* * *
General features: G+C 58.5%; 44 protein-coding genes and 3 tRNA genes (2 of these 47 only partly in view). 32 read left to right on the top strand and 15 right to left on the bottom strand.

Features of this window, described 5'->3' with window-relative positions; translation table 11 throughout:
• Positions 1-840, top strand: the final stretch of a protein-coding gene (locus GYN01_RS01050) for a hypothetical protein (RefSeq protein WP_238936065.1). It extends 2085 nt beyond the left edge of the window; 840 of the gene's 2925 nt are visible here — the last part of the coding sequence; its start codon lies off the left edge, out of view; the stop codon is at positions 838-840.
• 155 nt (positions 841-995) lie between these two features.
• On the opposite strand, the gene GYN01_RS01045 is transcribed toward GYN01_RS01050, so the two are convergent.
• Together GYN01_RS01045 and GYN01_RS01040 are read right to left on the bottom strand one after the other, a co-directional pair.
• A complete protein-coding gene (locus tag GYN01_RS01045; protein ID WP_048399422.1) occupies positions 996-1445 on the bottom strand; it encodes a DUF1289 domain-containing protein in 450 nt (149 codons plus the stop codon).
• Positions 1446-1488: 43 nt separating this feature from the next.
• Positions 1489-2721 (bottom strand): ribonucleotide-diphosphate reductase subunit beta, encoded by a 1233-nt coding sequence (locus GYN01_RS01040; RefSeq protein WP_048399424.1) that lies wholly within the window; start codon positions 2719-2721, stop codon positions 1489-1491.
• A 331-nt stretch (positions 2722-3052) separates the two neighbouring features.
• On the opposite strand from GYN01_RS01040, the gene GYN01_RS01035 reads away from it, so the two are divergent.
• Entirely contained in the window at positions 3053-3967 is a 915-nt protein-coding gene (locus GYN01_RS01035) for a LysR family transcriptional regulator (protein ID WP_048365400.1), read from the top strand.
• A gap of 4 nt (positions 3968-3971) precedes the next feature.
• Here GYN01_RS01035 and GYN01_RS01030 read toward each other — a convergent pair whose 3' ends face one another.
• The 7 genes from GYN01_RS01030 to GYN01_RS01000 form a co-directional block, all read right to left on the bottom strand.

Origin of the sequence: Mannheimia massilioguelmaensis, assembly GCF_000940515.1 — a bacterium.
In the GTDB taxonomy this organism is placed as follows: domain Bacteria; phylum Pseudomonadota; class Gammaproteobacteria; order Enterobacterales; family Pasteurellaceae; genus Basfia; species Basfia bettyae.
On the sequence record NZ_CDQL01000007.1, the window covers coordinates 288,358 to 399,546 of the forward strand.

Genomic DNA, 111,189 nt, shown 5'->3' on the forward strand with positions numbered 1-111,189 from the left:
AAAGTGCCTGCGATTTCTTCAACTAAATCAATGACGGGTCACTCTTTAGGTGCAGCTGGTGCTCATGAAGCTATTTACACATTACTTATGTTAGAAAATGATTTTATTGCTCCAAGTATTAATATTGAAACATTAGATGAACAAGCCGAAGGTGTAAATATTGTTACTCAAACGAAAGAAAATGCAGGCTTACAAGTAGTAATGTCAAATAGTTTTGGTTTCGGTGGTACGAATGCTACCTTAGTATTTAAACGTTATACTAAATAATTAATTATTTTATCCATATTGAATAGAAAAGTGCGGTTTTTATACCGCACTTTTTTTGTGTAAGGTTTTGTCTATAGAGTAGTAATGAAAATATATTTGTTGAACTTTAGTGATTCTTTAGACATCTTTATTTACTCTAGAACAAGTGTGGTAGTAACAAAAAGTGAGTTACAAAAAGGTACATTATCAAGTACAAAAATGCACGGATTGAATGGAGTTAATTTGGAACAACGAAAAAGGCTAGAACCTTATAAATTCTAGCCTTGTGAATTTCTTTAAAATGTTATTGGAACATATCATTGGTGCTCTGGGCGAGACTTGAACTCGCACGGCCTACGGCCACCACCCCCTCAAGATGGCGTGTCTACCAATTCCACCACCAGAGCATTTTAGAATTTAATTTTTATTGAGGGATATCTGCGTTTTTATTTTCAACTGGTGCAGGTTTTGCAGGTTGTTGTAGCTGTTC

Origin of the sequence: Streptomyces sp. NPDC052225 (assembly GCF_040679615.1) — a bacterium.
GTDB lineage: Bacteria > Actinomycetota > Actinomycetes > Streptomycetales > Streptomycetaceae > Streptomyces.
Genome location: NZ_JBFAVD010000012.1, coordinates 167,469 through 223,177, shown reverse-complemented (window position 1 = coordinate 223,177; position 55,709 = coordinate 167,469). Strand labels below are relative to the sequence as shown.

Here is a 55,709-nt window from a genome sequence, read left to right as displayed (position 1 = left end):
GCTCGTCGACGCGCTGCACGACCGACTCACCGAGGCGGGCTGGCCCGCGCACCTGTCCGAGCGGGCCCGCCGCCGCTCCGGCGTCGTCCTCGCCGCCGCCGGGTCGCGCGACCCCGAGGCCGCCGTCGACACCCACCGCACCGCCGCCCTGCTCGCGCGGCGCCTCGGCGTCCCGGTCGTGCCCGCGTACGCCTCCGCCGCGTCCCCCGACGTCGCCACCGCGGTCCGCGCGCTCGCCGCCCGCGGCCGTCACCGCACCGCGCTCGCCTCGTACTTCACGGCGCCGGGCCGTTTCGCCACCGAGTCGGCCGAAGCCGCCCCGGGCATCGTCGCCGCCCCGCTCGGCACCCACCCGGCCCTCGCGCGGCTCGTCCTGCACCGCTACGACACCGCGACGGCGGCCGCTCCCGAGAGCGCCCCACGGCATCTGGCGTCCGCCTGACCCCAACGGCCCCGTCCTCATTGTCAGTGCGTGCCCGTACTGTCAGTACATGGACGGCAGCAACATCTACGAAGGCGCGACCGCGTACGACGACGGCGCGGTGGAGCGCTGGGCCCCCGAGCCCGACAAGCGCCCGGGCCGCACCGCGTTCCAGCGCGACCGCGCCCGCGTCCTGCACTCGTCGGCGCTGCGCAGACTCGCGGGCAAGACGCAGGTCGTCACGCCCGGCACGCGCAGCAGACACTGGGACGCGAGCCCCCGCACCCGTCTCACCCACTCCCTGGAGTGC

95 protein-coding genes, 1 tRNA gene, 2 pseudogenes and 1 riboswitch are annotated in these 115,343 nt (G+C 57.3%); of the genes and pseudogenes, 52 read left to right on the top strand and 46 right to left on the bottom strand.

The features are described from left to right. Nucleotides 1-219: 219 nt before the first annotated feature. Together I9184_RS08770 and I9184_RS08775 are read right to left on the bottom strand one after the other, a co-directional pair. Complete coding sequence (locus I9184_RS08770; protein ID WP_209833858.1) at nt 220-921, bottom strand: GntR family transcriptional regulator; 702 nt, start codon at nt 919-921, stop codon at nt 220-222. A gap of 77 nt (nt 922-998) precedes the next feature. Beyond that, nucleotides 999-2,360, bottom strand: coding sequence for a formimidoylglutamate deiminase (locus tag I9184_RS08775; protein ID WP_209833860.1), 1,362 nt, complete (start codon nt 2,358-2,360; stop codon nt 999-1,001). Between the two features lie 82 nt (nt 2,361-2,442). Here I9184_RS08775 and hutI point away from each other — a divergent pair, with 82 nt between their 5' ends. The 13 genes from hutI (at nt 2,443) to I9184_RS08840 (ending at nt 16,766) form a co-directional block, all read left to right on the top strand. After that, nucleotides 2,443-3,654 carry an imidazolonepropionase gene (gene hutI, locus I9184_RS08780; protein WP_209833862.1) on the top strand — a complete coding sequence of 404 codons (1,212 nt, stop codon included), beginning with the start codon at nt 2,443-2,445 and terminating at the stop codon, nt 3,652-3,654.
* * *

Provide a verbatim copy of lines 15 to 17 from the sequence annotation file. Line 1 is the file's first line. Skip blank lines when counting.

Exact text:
• The 7 genes from GYN01_RS01030 to GYN01_RS01000 form a co-directional block, all read right to left on the bottom strand.

Origin of the sequence: Mannheimia massilioguelmaensis, assembly GCF_000940515.1 — a bacterium.
In the GTDB taxonomy this organism is placed as follows: domain Bacteria; phylum Pseudomonadota; class Gammaproteobacteria; order Enterobacterales; family Pasteurellaceae; genus Basfia; species Basfia bettyae.